I was in the same boat as you and,... got an used D700 So, right now, i´m in the process of "insanely" looking for an 70-200 VR II. Till then, will have to work with my current setup. Will keep my D90 as a backup camera.
Nikonians!!! My best investment made after my camera!!!
I agree with the others that said lens, though I doubt that the price of the D800 will drop much in price. Nikon has implemented new pricing policies to their authorized retailers in the US that will make it less likely for them to discount.
Certainly there will eventually be used D800's out there in reasonable quantities at some point.
In any case, the 70-200 VRII is an amazing lens, and will be amazing on any body you have. Just be prepared for the bulk. I love my girthy 80-200, but it is a beast!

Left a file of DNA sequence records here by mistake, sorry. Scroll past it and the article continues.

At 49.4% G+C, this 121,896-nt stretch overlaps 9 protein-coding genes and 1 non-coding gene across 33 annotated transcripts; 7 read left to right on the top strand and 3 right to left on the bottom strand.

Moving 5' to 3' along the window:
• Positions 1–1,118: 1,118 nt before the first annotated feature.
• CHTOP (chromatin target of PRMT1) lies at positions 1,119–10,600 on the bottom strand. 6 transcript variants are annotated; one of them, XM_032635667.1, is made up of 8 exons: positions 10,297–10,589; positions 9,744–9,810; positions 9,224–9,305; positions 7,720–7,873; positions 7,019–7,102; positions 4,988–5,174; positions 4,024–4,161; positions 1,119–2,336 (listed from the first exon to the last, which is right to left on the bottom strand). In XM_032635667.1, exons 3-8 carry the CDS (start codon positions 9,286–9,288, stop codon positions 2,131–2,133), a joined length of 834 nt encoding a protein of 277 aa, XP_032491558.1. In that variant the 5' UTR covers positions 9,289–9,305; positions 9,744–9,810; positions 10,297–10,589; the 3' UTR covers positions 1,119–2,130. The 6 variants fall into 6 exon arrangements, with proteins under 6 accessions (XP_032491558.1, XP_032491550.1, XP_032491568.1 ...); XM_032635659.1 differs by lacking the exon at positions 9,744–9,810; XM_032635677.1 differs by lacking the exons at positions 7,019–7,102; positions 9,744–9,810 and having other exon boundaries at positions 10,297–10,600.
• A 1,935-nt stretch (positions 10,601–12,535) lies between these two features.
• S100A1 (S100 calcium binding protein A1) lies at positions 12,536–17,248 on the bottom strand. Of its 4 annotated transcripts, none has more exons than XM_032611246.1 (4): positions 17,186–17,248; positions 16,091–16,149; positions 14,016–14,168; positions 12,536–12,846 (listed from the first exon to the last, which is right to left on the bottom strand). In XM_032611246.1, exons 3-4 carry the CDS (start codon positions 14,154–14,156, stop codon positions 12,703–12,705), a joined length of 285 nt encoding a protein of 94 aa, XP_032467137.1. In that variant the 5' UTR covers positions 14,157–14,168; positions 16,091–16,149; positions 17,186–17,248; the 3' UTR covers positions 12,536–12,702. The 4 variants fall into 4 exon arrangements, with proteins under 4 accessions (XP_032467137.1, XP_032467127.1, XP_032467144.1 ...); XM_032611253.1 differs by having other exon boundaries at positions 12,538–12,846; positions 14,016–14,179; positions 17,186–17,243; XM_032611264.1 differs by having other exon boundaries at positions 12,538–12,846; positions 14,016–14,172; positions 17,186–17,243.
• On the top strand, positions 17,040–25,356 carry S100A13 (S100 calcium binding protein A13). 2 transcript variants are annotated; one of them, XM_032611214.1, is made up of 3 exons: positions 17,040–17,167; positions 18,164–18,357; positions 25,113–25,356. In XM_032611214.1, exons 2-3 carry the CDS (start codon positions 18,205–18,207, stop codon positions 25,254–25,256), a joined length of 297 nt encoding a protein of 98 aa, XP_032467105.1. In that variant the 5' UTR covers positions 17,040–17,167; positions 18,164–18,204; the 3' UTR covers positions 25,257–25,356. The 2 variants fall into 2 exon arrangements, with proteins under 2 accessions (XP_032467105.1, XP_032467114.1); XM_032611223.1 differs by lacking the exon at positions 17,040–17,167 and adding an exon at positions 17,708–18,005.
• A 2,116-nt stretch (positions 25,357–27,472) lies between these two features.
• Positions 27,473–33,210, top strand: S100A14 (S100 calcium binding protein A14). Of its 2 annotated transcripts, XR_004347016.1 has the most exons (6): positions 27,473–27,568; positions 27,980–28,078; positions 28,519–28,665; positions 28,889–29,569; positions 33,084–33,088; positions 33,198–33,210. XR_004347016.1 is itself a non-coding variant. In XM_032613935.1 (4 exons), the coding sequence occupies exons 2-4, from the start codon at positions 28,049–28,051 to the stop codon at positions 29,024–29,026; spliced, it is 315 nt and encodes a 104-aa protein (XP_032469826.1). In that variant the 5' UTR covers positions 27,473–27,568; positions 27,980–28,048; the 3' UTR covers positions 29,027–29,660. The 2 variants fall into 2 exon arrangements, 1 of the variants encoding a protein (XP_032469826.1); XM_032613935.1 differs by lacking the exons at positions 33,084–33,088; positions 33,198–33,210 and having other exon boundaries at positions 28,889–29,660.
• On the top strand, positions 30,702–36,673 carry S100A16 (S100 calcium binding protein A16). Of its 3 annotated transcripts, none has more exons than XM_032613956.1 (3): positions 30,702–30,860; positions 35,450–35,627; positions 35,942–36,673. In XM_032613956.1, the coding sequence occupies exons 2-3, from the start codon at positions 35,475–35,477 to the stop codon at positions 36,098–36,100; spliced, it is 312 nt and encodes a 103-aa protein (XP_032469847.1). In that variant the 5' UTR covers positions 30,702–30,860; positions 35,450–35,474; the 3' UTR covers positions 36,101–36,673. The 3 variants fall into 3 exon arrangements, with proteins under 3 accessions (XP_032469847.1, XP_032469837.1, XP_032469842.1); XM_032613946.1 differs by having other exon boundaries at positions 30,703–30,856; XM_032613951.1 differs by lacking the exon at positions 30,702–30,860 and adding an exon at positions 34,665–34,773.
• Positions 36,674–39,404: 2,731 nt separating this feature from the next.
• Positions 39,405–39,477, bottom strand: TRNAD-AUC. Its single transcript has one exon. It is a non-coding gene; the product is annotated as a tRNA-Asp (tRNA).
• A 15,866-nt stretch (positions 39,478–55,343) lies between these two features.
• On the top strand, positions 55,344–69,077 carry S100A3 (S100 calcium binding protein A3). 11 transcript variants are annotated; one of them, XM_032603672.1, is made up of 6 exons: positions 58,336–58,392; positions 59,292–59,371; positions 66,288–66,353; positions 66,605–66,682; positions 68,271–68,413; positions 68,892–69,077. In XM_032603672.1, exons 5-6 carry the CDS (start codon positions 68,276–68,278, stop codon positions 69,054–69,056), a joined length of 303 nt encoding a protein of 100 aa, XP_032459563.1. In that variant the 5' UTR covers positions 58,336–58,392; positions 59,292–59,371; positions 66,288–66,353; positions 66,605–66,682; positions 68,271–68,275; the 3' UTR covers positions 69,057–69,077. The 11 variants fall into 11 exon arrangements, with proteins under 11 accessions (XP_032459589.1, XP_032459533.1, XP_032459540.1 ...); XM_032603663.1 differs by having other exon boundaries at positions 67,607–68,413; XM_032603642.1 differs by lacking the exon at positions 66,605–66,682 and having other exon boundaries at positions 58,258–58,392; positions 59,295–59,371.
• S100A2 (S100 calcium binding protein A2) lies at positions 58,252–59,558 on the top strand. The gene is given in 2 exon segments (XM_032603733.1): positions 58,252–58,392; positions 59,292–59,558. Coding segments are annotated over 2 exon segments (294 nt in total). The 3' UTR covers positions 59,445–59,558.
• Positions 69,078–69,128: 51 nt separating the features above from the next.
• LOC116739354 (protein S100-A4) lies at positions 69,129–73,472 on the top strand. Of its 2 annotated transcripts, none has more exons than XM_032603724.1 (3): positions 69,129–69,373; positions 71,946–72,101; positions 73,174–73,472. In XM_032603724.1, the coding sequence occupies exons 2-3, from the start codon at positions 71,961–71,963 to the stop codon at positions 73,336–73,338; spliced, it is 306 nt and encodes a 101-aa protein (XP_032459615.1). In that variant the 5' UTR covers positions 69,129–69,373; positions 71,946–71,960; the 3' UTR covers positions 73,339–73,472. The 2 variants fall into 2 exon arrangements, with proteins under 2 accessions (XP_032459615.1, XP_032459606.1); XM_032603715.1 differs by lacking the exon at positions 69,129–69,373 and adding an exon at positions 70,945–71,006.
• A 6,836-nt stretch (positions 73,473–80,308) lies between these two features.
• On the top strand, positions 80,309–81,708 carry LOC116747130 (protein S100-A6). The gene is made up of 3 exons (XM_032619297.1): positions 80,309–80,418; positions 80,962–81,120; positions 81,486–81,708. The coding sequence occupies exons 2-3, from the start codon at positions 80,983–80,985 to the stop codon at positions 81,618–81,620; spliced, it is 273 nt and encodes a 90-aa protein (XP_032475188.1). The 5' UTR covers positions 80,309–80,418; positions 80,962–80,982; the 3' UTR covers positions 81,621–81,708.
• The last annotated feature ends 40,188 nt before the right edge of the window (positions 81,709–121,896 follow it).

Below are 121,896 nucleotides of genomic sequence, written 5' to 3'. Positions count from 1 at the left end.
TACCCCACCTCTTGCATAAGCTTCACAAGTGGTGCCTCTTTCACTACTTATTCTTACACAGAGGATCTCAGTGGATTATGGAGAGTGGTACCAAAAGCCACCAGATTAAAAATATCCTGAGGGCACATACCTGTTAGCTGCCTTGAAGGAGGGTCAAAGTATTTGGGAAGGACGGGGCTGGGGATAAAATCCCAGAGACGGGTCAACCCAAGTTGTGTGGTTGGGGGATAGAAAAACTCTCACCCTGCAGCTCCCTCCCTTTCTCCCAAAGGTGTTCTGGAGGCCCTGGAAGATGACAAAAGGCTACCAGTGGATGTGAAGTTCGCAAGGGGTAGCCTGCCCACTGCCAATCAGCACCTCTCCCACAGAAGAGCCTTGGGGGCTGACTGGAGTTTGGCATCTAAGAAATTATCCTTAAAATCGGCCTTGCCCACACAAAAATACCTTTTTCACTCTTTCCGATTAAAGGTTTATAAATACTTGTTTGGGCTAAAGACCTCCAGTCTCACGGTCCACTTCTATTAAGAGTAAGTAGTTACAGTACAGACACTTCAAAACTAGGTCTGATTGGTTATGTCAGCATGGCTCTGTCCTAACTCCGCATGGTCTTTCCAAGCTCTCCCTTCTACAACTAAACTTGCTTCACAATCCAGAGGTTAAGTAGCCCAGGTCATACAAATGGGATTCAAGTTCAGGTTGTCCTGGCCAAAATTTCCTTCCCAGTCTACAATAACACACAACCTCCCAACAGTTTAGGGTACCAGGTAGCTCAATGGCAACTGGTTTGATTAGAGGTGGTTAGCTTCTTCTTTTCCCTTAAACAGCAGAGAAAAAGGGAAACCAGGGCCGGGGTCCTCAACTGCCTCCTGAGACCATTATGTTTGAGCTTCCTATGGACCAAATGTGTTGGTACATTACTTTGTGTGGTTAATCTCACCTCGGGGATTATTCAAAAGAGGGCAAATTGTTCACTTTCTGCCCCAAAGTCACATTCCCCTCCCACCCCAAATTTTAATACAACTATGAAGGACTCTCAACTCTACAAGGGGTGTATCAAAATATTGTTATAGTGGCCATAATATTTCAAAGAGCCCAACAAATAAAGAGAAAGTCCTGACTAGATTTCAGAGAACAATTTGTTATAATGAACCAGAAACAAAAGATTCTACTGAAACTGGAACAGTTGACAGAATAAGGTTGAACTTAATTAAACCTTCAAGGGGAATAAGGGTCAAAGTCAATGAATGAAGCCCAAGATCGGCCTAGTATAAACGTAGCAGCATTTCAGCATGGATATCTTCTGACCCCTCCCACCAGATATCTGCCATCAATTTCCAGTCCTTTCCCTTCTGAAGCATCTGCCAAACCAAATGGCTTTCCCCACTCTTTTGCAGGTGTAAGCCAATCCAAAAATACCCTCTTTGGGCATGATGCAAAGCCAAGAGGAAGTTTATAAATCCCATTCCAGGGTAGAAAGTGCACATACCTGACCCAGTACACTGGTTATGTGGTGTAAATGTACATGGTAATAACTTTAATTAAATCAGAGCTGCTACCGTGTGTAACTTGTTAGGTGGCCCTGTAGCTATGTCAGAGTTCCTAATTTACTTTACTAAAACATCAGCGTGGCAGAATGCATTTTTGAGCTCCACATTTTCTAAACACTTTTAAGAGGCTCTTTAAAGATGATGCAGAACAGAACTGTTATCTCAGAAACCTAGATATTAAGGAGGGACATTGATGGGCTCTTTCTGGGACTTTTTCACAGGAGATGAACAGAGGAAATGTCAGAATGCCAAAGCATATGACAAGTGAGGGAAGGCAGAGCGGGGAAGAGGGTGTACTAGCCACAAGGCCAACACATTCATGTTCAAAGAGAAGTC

OK...let me add another perspective. I had a D90 and had the 70-200 VR on it and loved the combo. Then I got the D800 and I still love the combo only now even more. Everyone is saying get the good glass first and the camera second. Generally I agree....but all I ask is that you consider whether there is something the D800 will do that you want to do and can't with the D90. For me...since I do a lot of close up and macro work, I wanted better resolution, DR and ISO....better glass could not get me that. I had a great macro lens but didn't have the DR or the resolution to make the macros better....glass would not help.... I wanted and needed the 36mp. The D800 may come down a bit but not for awhile...they are still about 6 months out on the old and new pre-orders. The D90 will go down in price on the used market..it already is. So I would not worry about advantages or disadvantages with oppotunity costs. Think about what you need to get better pics and plan for it.
Dan (Nikon D800,V2,Sony HX400V,Lumix ZS40) "I don't read, I just look at pictures" - Andy Warhol